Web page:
But anyway, enough of that self-pity. Onto the details of the weekend. I met mom and the little ones at my aunt’s house in Alpharetta (she’s technically my mom’s cousin, not her sister, but I don’t know what that would make her to me; it’s easier to call her aunt :]). Mom and the kids came back with me that evening and stayed in my apartment. That was fun, even though we were all pretty thoroughly exhausted at that point. I hadn’t expected my little siblings to ever be able to see my place, so it was cool that they got to. I also loved waking up to see them in MY house, not vice-versa… :).
The next morning, we went to my friend Julia’s church, Perimeter church. It was really good. The message was incredible, and so, so applicable to me in my current stage of life. He was talking about freedom in Christ (quite appropriate, considering Sunday marked the anniversary of our freedom as a nation). He tied it into concerns and plans about the future, relationships, finances…basically, everything that I’m currently struggling with. It was a very timely message for me.
We hung around for a while talking with Julia and her parents. They’re really nice, I like them all a lot :). Finally, though, we had to move on. So we jumped in the cars (I drove daddy’s truck, since he had met us up there that morning) and headed up to Suches, the “Valley above the clouds”. Suches, for most of you guys that don’t know, is located in the northeast Georgia mountains, near Dahlonega.
Sunday afternoon was spent playing with cousins, conversing with aunts and uncles, and consoling indignant siblings. My uncle tried – fairly successfully – to recruit me to work in the CIA as an attaché. It’s definitely at least an option I’m going to look into… 🙂 As the light started to fade, we all packed up and went to the local school to watch the fireworks display. It was a very good show, especially considering the size of the town.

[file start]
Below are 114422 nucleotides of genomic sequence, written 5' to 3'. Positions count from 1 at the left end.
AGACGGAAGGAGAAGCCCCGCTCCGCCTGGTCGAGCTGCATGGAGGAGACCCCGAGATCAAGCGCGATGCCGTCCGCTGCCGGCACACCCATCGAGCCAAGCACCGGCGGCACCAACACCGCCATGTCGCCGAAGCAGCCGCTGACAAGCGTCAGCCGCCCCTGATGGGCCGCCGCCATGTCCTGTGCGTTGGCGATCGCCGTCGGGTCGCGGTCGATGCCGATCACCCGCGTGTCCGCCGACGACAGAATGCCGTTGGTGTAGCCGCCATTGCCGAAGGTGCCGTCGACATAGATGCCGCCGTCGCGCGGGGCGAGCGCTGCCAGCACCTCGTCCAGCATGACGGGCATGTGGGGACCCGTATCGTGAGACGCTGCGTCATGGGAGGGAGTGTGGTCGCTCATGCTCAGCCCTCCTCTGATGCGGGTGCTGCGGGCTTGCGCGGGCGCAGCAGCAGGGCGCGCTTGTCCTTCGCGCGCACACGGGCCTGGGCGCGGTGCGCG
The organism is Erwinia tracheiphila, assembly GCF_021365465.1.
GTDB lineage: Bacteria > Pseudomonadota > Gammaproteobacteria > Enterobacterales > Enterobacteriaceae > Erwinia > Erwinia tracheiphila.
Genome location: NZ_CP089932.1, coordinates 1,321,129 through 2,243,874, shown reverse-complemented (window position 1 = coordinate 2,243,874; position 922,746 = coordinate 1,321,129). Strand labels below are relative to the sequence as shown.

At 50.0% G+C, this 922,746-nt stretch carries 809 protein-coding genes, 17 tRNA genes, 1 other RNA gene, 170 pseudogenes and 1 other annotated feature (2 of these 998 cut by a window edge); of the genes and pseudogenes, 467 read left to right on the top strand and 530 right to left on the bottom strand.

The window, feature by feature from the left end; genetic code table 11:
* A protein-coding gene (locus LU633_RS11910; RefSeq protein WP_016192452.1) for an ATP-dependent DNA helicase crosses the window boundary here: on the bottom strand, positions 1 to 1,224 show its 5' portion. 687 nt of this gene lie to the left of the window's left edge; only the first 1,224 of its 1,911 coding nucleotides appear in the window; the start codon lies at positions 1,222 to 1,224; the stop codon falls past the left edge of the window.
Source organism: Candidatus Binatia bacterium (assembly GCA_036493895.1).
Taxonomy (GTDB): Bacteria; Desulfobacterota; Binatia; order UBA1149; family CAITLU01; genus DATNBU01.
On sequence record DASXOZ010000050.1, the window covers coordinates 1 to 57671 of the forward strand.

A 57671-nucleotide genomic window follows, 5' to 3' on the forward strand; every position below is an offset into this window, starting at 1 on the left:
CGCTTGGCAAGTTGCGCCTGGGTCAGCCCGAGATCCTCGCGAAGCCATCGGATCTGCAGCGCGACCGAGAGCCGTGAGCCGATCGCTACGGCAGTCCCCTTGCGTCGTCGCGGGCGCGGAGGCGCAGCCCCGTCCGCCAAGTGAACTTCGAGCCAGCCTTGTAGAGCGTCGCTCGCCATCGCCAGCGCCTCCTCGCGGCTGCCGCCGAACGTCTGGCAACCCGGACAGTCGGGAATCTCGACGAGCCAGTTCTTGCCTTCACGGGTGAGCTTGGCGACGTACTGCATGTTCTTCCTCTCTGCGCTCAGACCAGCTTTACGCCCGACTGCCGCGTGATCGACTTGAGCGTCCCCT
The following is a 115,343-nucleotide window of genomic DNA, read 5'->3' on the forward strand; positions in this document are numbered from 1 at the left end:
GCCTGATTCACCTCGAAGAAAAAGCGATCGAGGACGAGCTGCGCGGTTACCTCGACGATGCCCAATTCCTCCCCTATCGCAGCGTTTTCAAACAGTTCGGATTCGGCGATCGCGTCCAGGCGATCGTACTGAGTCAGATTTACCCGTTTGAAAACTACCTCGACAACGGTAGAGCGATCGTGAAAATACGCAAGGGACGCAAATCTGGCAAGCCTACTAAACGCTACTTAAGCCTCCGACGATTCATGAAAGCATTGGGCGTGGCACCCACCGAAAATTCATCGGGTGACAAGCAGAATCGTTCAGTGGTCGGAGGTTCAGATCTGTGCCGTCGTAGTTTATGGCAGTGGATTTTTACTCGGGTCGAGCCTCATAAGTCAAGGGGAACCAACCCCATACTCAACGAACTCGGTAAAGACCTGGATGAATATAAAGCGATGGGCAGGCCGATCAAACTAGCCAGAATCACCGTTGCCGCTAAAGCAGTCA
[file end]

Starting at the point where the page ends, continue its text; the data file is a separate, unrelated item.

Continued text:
Monday was spent lolling around my aunt and uncle’s house, and saying goodbye as the day wore on and more and more people left for home. Finally, dad and I decided to head back down the mountain. We stopped by our cabin on the way down. It looked rather sad and neglected, but that’s to be expected – it’s been over a year since anyone’s been there. But other than that, it seemed to be in pretty good shape, which was a relief to us all.
I made it back to Atlanta, and had just enough time to unpack and get ready for tomorrow before a friend of mine asked me if I wanted to have dinner with her. So we went to Atlantic Station and grabbed dinner at the Cheescake Bistro. The service was less than commendable, but the food was amazinggggg. And the cheescake….oh, the cheescake. We decided that we couldn’t go to a restaurant called the Cheescake Bistro and not get cheescake. So I boxed up the dinner I couldn’t eat, and she and I split a white chocolate and strawberry cheescake. I’m pretty sure I died for a few minutes and went to heaven. Now, however, I’m back in the very real, cheescake-less world, and have to be at work tomorrow. So I’m going to call it a night.
I do have one more thing I want to say, however. I don’t know why, but the fireworks got me in a very pensive mood, and I decided to pen a quick poem. I’ve re-written it here in my blog. Don’t laugh, a natural poet I am not :P. I would like feedback, though, if you have it, as long as it’s constructive :).
Flashes of light punctuate the staccato shots
Glittering ribbons of emeralds, rubies, and diamonds slice the air
The screams and echoes of deadly firearms pervade the night sky
As the smoke clears, the cries of the frightened fill the stillness
The struggle to obtain freedom…and the celebration of it
The outward façades are analogous
The charred earth on both the fields of conflict and carnival prompt all who see it to remember
Remember the hardships.
Remember the struggles.
Remember those who gave their lives for people they would never meet.
Their sacrifice remains long after the singed ground has healed
Remember that sacrifice, before the annual gala of frenzied sparklers forces remembrance